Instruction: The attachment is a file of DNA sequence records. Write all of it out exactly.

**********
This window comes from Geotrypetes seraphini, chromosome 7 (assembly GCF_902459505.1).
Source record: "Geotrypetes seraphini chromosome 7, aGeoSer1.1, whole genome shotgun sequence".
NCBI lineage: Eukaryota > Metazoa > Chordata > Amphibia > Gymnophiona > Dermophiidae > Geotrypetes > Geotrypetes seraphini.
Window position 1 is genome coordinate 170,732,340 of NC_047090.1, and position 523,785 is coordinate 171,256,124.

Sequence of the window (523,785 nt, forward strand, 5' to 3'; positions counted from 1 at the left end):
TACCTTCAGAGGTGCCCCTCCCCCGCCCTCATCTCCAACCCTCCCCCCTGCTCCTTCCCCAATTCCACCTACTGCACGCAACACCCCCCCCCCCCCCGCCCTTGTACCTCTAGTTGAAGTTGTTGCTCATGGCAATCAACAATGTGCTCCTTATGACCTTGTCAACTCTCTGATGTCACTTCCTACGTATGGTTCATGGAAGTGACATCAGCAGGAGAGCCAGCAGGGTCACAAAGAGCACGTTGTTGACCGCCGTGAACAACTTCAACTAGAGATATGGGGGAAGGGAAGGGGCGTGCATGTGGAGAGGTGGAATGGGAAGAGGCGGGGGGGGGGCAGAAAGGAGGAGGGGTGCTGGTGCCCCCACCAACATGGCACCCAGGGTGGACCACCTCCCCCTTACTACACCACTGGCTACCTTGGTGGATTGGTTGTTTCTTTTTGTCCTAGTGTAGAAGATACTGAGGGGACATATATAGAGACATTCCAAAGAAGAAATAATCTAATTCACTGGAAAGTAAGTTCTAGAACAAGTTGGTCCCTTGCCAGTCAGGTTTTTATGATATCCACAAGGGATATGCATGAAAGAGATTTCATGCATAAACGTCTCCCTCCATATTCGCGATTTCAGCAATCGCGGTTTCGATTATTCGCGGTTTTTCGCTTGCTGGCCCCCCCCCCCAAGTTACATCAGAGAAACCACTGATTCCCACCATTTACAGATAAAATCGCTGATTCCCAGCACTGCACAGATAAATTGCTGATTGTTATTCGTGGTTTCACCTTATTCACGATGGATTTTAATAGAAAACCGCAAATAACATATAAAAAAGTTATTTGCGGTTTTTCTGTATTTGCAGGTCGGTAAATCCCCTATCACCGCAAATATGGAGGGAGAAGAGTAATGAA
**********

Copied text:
This window comes from Geotrypetes seraphini, chromosome 7 (assembly GCF_902459505.1).
Source record: "Geotrypetes seraphini chromosome 7, aGeoSer1.1, whole genome shotgun sequence".
NCBI lineage: Eukaryota > Metazoa > Chordata > Amphibia > Gymnophiona > Dermophiidae > Geotrypetes > Geotrypetes seraphini.
Window position 1 is genome coordinate 170,732,340 of NC_047090.1, and position 523,785 is coordinate 171,256,124.

Sequence of the window (523,785 nt, forward strand, 5' to 3'; positions counted from 1 at the left end):
TACCTTCAGAGGTGCCCCTCCCCCGCCCTCATCTCCAACCCTCCCCCCTGCTCCTTCCCCAATTCCACCTACTGCACGCAACACCCCCCCCCCCCCCGCCCTTGTACCTCTAGTTGAAGTTGTTGCTCATGGCAATCAACAATGTGCTCCTTATGACCTTGTCAACTCTCTGATGTCACTTCCTACGTATGGTTCATGGAAGTGACATCAGCAGGAGAGCCAGCAGGGTCACAAAGAGCACGTTGTTGACCGCCGTGAACAACTTCAACTAGAGATATGGGGGAAGGGAAGGGGCGTGCATGTGGAGAGGTGGAATGGGAAGAGGCGGGGGGGGGGCAGAAAGGAGGAGGGGTGCTGGTGCCCCCACCAACATGGCACCCAGGGTGGACCACCTCCCCCTTACTACACCACTGGCTACCTTGGTGGATTGGTTGTTTCTTTTTGTCCTAGTGTAGAAGATACTGAGGGGACATATATAGAGACATTCCAAAGAAGAAATAATCTAATTCACTGGAAAGTAAGTTCTAGAACAAGTTGGTCCCTTGCCAGTCAGGTTTTTATGATATCCACAAGGGATATGCATGAAAGAGATTTCATGCATAAACGTCTCCCTCCATATTCGCGATTTCAGCAATCGCGGTTTCGATTATTCGCGGTTTTTCGCTTGCTGGCCCCCCCCCCCAAGTTACATCAGAGAAACCACTGATTCCCACCATTTACAGATAAAATCGCTGATTCCCAGCACTGCACAGATAAATTGCTGATTGTTATTCGTGGTTTCACCTTATTCACGATGGATTTTAATAGAAAACCGCAAATAACATATAAAAAAGTTATTTGCGGTTTTTCTGTATTTGCAGGTCGGTAAATCCCCTATCACCGCAAATATGGAGGGAGAAGAGTAATGAA